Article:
Despite claims to the contrary, we value the human touch far too much in our food to ever truly let robots take over the culinary world. But that won’t stop companies from trying, which helps explain Japan’s new sushi bot.
To be fair, this sushi bot seems more interested in assembling pre-made pieces instead of actually making sushi, and it takes some shortcuts tiresome purists would find unforgivable. “Wasabi? From a tube? Heathen machine!” But in the actual assembly, it does manage to put together some decent mall-grade nigiri. It’s nothing that would ever put Jiro Ono out of business, but if you were in an airport and the idea of wolfing down a greasy burger or a stale sandwich turned you off, you’d probably take this sushi with gratitude.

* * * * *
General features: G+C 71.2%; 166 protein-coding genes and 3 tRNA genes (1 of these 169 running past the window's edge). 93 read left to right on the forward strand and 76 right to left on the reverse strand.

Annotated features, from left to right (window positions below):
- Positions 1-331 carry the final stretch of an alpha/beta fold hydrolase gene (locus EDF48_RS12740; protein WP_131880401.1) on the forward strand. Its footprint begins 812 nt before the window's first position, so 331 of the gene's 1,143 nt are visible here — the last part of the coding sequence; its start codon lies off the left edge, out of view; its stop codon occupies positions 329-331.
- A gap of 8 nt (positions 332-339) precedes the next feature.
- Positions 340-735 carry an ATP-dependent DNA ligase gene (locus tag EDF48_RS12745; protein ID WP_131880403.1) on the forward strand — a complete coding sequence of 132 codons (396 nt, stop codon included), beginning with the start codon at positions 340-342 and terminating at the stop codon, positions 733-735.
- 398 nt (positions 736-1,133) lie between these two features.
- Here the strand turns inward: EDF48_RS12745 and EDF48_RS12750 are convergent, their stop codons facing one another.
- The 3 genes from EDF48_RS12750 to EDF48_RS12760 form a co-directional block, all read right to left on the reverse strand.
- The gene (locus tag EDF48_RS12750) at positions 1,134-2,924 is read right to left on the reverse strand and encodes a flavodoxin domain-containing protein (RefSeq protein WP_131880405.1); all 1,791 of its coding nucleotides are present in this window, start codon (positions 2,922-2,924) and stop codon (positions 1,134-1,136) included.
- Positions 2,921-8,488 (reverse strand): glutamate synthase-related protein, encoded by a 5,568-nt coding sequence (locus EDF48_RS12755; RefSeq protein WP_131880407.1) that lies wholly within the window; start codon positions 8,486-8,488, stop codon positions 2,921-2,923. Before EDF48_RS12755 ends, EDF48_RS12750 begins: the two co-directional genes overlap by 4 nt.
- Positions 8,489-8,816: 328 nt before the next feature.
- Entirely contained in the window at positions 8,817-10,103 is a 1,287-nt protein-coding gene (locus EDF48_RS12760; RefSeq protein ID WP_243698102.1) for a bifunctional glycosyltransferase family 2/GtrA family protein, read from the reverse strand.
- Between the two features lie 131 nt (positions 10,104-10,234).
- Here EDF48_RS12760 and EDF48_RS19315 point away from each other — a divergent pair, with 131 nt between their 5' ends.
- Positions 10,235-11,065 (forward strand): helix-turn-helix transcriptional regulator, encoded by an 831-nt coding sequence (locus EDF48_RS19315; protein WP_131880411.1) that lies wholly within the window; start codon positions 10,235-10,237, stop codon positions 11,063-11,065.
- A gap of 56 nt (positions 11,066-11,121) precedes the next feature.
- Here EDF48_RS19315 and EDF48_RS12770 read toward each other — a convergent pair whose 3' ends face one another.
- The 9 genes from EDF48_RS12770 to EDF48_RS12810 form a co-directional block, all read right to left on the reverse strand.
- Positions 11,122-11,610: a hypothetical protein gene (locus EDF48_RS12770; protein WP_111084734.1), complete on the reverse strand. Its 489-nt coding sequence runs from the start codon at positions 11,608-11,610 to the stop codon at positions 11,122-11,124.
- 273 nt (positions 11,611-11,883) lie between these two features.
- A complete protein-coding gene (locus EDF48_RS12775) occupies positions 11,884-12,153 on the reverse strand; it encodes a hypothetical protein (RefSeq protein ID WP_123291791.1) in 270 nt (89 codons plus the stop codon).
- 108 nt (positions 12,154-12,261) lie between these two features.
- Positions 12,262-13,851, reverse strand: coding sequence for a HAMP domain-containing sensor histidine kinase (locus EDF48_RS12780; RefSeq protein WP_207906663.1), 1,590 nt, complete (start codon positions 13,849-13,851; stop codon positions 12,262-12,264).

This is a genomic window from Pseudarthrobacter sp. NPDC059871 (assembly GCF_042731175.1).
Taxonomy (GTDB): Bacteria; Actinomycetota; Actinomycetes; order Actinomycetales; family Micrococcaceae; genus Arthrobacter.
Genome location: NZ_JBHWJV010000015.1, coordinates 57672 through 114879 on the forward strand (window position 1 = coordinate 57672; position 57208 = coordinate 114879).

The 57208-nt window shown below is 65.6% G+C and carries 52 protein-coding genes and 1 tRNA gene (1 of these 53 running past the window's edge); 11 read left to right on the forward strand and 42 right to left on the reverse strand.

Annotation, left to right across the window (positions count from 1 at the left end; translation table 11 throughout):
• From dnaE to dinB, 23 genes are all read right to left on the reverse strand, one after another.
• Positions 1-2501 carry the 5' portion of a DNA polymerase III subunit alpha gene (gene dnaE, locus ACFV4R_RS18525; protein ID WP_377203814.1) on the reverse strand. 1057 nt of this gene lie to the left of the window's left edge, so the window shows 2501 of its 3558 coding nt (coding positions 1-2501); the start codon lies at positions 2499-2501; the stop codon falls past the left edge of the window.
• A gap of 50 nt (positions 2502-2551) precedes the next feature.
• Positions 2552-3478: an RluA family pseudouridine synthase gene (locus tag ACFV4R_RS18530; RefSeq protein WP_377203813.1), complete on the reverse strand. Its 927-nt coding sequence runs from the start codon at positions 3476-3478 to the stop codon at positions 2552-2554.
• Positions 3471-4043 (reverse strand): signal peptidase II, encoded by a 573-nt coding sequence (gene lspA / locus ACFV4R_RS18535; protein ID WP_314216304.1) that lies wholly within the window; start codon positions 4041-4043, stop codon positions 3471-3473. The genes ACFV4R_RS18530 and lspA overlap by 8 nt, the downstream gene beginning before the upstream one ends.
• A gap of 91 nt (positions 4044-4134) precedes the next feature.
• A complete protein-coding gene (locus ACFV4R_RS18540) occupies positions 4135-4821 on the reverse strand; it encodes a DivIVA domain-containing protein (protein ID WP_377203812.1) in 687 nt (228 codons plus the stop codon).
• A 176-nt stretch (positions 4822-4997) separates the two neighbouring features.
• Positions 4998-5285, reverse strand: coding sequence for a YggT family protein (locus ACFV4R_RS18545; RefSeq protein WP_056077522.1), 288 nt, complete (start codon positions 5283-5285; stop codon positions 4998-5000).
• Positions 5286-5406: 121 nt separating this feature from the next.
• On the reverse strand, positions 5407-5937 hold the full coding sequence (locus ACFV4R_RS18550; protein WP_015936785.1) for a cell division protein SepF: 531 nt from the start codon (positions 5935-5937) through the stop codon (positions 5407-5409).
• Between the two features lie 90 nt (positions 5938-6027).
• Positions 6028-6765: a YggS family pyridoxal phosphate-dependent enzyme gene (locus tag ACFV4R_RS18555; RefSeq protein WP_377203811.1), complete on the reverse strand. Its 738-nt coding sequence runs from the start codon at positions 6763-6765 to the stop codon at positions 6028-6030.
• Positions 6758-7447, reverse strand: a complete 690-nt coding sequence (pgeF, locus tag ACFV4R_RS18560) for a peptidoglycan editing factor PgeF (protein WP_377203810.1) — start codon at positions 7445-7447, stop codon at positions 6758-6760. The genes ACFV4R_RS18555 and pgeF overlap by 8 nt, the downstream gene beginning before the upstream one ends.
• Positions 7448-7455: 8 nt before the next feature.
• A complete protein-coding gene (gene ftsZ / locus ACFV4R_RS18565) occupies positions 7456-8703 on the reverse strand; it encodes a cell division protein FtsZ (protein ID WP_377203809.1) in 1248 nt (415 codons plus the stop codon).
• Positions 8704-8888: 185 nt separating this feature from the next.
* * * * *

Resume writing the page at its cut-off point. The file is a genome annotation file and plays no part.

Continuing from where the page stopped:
Besides, the really impressive part here is how careful the robots are. They handle some delicate ingredients with precision, instead of just crushing them to dust like robots might have in the past. Even if a robot never serves you a maki roll, the technology shown off here will likely make its way to more important areas like medicine. Although we have to admit, a robo-sushi kiosk would get some money out of us at least once.